A discordant marriage of juvenile live-action and sophisticated stop-motion animation, "The Flying Machine" is a vibrant celebration of Frederic Chopin, whose music saturates the proceedings, bookended by some tedious shenanigans involving actress Heather Graham and Chinese classical-music superstar Lang Lang.

A discordant marriage of juvenile live-action and sophisticated stop-motion animation, “The Flying Machine” is a vibrant celebration of Frederic Chopin, whose music saturates the proceedings, bookended by some tedious shenanigans involving actress Heather Graham and Chinese classical-music superstar Lang Lang. Hunger for children’s programming may give this Polish/Chinese co-production a boost, but the animation segment, as accomplished and moving as it is, can’t rescue the rest of the film from a script written in the key of B-wildered.

Produced by some of the same creatives responsible for the Oscar-winning short “Peter and the Wolf,” “The Flying Machine” mixes media immediately: Our three principals — workaholic single mom Georgie (Graham), her piano-loving daughter Jane (Kizzy Mee) and son Fred (Jamie Munns) — are shown motoring through an obviously computerized London. They’re on their way to a concert by Lang Lang, who sits at the piano as the hall darkens, something called “The Magic Piano” begins, and the viewer is off on a bittersweet but enchanted journey.

The animation created by helmers Martin Clapp, Geoff Lindsey and Dorota Kobiela is of the melancholy Eastern European, decidedly non-Disney variety: When a man loses his home, he drops his daughter, Anna, off at the home of her cousin, a young boy who dresses like a vampire. Together the two cousins go on a trip aboard the magic piano of the title, which Anna discovers in an alleyway, generating a stark contrast between the “real life” of the stop-motion story and the fantasy of the journey. The music is gorgeous and the figures themselves — expressionless, except for the eyes — add to the somber but intoxicating tone of the piece.

The spell is broken, however, once “The Flying Machine” returns to the concert hall and the heavy-handed moralizing and dubious acting begin. Lang Lang, badly dubbed in English and doing nothing for his hipster image, comes across as something of a nag, “helping” Georgie come to grips with the idea that there’s more to life than real estate deals, and that her neglected children need some attention. Graham, like her co-stars, is not given nearly enough to do, and is reduced at one point to interpretive dance.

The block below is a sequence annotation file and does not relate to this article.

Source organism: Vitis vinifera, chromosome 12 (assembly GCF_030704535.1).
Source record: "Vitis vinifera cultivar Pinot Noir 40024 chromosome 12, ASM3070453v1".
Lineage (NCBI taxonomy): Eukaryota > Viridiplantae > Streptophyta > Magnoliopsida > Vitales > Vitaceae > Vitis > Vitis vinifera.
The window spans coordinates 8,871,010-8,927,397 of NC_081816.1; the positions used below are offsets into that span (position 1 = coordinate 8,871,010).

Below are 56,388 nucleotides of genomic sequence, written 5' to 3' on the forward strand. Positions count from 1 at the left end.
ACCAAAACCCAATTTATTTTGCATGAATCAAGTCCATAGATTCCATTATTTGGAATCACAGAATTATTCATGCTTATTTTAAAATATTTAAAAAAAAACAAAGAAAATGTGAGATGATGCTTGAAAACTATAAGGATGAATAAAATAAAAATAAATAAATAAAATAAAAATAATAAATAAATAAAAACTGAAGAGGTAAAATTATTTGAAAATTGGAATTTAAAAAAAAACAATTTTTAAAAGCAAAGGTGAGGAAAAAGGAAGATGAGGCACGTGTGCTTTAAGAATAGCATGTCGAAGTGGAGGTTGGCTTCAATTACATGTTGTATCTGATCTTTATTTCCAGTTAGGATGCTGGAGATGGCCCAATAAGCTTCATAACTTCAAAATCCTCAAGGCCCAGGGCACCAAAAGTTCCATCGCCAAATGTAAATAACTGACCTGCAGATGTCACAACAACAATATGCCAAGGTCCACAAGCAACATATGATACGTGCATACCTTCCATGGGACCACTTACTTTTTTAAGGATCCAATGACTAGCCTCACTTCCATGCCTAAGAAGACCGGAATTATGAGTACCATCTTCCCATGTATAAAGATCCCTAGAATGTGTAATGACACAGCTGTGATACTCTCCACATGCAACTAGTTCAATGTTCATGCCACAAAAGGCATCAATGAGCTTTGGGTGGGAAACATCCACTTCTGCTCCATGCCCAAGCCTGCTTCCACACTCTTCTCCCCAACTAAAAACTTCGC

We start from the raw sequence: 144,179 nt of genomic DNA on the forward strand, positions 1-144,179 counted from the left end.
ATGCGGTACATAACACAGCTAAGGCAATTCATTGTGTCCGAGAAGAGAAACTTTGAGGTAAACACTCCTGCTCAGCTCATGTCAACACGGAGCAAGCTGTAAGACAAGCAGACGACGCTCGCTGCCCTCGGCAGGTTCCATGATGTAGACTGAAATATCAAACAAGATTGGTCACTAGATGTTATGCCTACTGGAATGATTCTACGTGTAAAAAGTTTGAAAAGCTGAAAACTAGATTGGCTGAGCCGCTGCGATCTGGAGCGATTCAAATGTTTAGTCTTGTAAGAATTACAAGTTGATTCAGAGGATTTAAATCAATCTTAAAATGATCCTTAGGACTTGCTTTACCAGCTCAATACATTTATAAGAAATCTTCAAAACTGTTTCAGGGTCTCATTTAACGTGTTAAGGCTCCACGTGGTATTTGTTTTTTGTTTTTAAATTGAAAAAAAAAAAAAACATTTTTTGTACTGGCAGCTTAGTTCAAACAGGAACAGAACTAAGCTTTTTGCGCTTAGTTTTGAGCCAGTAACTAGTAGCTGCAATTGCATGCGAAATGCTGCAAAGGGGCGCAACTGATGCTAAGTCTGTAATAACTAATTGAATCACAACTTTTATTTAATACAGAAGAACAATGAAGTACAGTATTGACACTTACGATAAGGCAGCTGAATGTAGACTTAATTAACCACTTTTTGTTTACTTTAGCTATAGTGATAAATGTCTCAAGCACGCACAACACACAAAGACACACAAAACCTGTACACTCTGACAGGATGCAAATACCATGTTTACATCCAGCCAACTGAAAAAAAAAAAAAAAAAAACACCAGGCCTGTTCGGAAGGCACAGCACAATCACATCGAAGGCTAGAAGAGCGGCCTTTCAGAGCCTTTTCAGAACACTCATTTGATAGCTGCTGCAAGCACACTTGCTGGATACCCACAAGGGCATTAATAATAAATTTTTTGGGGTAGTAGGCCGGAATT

If there were a way to break “The Magic Piano” out of “The Flying Machine,” the resulting short would be a minor classic of stop-motion children’s storytelling. Sandwiched into the film’s mawkish live-action segments, it’s more of a lost opportunity.

Production values are superb during the animation portion of the film, and transparently computerized elsewhere. And though Lang Lang may be a grossly overrated pianist, the music is still Chopin.

The Flying Machine

Poland-China

Production

A Polish Film Institute, Ministry of Culture and National Heritage for the Republic of Poland and Distribution Workshop presentation of a Breakthru Films/Bona Film Group/Tianjin North Film Group/Storm Studios production, in association with Telewizja Polska, CanalPlus Poland, Media Skok, Zoo, Nine Eye Stone, SMB Investment, Hugh Welchman, Accel Animation and the Norwegian Film Institute. (International sales: Distribution Workshop, Hong Kong.) Produced by Hugh Welchman. Executive producers, Simon Olswang, Jeffrey Chan, Al F. Barry. Directed by Martin Clapp, Geoff Lindsey, Dorota Kobiela. Screenplay, Lindsey.

Crew

Camera (color, DCP), Krzysztof Ptak; editor, Daniel Greenway; music, Frederic Chopin; production designer, Marek Skrobecki; sound, Bernard O'Reilly. Reviewed at Toronto Film Festival (TIFF Kids), Sept. 9, 2011. Running time: 76 MIN.

With

Heather Graham, Lang Lang, Kizzy Mee, Jamie Munns. (English dialogue)

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